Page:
Mike Ortiz

Chief Photographer/VideoJournalist

Connect With Me

MOrtiz@kwqc.com

 

MO graduated from St. Ambrose College in December of 1996. He began his career here at KWQC as a photographer in July of 1987 (back in the days of a camera attached to a recorder with ¾ inch tape!)

MO became Chief Photographer in January of 1995, supervising a staff of 9 photographers.

In March of 2004, he took a job in the Sales Department at KWQC, but in May of 2005, he came back to the News Department to take over duties as the Assignment Editor. At the same time, he was appointed by the State of Iowa as the Media Coordinator for the 7th Judicial District of Iowa.

But changes in the newsroom struck again. MO decided to go back to being Chief Photographer again!

In 2012, the 14 Judicial Circuit of Illinois, which includes Rock Island County, became the very first district in Illinois to start a Cameras in the Courtroom Pilot Program, and MO was appointed Media Coordinator for this Pilot Program.

July 13, 2017 marks 30 years for MO at KWQC!


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NBC Headlines

4 killed, another wounded in Utah shooting; suspect in custody

The circumstances of the shooting, which occurred around 7 p.m. in Grantsville, were not clear, but police said there is no threat to the public.

Winter storms bringing bone-chilling temperatures to Midwest and Northeast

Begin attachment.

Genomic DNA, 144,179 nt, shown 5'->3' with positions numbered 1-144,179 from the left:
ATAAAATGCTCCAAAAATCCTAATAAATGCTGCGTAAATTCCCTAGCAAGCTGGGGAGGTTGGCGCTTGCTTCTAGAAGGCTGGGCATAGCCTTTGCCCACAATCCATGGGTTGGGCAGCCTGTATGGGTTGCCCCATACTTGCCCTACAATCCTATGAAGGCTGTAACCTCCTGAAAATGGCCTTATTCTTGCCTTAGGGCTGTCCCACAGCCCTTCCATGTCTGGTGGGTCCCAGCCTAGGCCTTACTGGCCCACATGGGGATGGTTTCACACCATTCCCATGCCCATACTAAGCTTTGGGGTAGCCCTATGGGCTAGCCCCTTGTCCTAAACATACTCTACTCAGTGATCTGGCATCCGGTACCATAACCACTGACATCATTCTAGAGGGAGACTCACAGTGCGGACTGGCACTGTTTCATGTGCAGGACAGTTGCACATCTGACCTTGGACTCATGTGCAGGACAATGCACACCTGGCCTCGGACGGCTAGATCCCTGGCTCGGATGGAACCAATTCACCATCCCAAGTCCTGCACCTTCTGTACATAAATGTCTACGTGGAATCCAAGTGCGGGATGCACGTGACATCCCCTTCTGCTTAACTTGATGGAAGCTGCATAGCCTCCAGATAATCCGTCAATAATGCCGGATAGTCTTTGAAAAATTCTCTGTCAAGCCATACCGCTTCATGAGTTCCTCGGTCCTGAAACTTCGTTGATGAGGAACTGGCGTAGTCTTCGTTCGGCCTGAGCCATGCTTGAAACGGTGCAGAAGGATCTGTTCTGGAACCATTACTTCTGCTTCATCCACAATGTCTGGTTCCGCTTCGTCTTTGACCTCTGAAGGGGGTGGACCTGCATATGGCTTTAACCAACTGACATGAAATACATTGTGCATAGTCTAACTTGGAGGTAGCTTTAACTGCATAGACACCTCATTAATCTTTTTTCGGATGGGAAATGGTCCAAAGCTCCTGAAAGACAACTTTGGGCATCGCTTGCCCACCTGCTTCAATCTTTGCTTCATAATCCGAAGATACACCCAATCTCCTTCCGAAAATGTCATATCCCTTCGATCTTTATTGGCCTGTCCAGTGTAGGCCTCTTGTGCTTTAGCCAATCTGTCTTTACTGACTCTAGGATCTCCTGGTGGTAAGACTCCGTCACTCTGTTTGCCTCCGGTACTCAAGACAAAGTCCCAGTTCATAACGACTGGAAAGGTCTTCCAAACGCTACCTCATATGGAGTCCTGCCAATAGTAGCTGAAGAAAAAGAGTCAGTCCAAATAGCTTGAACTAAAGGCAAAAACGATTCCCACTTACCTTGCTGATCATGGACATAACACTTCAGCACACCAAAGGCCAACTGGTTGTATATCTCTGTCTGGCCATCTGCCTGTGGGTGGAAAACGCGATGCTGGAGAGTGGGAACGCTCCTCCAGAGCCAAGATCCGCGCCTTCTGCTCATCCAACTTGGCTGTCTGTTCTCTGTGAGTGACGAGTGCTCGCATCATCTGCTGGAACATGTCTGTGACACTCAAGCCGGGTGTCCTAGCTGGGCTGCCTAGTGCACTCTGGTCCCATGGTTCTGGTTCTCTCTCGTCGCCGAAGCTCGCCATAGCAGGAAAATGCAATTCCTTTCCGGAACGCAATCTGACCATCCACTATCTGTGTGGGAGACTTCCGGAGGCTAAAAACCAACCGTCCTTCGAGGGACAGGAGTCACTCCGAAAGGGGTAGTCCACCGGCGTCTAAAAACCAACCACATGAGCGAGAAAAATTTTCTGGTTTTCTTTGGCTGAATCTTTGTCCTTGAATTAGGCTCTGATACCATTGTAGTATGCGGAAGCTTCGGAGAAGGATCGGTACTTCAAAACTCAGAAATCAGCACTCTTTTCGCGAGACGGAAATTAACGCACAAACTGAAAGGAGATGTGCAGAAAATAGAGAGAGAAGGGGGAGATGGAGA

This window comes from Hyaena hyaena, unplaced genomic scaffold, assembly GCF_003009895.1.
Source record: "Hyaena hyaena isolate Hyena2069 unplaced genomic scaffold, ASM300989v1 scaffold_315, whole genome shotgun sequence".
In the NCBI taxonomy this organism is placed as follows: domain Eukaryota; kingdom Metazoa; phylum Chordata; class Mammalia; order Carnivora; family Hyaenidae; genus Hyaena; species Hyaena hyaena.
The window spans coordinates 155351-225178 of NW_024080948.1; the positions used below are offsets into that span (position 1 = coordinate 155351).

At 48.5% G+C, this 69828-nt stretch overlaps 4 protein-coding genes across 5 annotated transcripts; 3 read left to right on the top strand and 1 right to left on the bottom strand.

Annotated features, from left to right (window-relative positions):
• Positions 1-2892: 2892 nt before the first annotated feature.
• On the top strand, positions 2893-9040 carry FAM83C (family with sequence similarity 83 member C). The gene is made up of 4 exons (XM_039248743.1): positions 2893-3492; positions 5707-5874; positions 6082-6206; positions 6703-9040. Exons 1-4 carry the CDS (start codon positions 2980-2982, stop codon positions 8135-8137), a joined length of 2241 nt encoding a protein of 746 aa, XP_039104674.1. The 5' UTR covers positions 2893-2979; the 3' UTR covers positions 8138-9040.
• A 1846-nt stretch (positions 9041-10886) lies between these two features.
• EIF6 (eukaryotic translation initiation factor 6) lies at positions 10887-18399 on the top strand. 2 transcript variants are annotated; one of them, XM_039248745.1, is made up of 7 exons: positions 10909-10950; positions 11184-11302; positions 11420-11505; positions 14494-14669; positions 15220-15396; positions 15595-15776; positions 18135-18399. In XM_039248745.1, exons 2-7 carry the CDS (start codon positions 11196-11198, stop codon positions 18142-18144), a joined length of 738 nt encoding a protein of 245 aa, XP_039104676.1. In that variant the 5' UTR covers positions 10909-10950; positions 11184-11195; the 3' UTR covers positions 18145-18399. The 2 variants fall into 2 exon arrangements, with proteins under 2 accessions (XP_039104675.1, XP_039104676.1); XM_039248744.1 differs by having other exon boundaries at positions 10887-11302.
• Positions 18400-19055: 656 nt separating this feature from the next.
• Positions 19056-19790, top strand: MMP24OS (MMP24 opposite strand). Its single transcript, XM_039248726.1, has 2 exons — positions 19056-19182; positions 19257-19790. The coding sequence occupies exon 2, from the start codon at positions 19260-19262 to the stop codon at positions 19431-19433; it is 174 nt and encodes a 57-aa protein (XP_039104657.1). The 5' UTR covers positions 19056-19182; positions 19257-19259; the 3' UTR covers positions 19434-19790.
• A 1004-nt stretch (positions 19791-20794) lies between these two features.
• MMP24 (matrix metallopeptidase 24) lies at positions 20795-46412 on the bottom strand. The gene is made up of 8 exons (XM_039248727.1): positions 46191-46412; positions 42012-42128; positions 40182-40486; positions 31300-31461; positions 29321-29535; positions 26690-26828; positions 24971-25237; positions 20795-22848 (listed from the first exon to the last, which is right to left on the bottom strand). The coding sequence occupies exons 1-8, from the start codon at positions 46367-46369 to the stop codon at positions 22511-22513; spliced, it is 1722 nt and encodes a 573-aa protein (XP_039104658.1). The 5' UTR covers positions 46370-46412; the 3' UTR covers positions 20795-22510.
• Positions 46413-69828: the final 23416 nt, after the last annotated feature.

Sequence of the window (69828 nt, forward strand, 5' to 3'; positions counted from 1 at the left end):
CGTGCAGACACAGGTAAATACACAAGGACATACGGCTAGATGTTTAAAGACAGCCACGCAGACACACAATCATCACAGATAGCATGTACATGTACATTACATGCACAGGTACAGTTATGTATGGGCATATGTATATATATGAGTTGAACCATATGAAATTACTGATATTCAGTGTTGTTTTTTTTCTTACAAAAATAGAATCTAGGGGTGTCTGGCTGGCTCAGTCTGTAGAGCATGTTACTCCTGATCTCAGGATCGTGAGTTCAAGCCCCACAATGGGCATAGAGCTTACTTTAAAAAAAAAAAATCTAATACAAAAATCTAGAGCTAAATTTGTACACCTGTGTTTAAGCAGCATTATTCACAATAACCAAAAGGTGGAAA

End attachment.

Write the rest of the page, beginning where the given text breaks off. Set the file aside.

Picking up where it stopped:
Temperatures are forecast to be in the mid-20s at the kickoff of the AFC title game in Kansas City on Sunday, with the mercury dropping to the teens by the fourth quarter.

Former Guantanamo Bay commander convicted of hindering inquiry into man's death

John Nettleton was accused of misleading investigators in the death of Christopher M. Tur, a loss-prevention manager at the facility who drowned in 2015.

L.A. teachers sue Delta after jet fuel spill over schools, playgrounds

"Students began screaming and crying because their eyes and skin were burning. Fear, dread, panic, and helplessness ensued," according to a teacher.

What is The Base? FBI arrest of alleged white supremacists puts focus on extremist group

The decentralized neo-Nazi movement has chapters across the U.S. and the world, and experts say members' threats of violence should be taken seriously.